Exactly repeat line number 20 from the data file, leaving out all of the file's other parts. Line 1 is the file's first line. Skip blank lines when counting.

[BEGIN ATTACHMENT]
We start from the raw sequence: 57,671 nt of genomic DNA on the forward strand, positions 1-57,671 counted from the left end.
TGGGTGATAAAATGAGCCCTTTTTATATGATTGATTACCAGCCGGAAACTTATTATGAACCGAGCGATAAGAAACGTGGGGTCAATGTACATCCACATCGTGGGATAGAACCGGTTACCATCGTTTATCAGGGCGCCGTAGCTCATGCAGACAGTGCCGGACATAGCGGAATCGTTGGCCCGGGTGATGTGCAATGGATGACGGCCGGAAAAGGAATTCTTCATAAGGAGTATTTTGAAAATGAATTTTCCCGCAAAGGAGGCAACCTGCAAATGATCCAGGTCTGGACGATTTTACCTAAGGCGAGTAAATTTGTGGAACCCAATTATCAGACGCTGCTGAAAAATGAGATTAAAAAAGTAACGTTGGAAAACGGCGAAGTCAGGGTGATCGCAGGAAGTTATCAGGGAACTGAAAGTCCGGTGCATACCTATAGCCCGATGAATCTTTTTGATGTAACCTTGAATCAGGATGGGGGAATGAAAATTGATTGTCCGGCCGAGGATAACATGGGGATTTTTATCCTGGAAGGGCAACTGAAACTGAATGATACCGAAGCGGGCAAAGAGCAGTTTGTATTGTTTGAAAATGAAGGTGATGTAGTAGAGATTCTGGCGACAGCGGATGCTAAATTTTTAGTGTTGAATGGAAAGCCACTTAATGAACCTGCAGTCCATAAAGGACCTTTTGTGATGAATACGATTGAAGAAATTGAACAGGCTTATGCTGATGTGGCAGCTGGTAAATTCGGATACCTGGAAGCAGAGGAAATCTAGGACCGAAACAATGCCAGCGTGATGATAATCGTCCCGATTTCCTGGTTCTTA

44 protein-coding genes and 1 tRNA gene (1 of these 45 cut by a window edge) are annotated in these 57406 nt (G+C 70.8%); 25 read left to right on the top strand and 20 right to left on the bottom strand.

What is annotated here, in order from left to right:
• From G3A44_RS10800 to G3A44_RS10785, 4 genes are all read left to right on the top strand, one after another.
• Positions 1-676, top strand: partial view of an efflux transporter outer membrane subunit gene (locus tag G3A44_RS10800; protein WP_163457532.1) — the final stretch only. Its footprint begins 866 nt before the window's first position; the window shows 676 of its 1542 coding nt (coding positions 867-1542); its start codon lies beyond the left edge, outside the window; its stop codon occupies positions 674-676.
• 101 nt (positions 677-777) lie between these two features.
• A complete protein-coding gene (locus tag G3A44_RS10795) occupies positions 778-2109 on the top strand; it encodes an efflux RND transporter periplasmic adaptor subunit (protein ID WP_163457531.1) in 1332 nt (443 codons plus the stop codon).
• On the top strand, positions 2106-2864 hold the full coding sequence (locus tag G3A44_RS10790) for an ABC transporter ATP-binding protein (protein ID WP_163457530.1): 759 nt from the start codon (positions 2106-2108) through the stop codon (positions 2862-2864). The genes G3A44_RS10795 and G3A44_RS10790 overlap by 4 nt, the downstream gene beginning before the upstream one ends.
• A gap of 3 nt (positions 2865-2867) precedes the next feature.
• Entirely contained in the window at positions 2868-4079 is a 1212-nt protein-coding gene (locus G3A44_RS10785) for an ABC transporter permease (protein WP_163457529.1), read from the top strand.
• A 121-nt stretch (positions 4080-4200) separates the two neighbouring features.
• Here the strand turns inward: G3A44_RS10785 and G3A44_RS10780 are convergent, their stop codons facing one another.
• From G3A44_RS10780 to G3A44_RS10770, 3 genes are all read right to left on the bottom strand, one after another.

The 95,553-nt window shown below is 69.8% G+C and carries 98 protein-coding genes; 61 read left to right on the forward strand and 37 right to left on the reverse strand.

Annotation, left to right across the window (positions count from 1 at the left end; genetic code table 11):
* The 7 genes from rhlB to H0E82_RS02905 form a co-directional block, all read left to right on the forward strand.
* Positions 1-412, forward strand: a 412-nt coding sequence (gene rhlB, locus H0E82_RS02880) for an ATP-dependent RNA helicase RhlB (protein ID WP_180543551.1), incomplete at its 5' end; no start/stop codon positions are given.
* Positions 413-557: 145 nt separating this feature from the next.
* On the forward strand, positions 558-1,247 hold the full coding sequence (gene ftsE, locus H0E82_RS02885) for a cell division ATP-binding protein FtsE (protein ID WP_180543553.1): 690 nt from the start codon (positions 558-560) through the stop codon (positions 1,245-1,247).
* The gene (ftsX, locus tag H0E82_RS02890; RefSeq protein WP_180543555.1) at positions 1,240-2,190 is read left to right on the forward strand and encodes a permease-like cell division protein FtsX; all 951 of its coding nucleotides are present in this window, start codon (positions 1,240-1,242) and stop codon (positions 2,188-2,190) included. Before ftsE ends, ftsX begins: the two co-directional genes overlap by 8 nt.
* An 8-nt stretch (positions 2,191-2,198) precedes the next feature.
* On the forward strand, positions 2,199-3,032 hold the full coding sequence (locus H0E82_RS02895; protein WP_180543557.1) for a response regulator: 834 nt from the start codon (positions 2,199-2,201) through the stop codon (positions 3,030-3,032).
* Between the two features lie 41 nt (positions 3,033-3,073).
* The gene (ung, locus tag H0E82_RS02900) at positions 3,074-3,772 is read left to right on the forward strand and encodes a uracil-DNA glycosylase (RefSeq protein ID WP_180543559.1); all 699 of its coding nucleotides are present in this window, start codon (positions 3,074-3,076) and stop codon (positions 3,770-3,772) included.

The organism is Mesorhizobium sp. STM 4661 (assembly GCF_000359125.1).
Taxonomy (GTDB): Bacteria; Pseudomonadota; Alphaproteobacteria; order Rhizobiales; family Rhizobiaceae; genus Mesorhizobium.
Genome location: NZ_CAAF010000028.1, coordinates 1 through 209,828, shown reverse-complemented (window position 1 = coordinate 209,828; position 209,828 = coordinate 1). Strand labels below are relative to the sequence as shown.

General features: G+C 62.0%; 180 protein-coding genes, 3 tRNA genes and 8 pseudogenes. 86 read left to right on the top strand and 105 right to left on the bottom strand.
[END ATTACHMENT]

* On the forward strand, positions 558-1,247 hold the full coding sequence (gene ftsE, locus H0E82_RS02885) for a cell division ATP-binding protein FtsE (protein ID WP_180543553.1): 690 nt from the start codon (positions 558-560) through the stop codon (positions 1,245-1,247).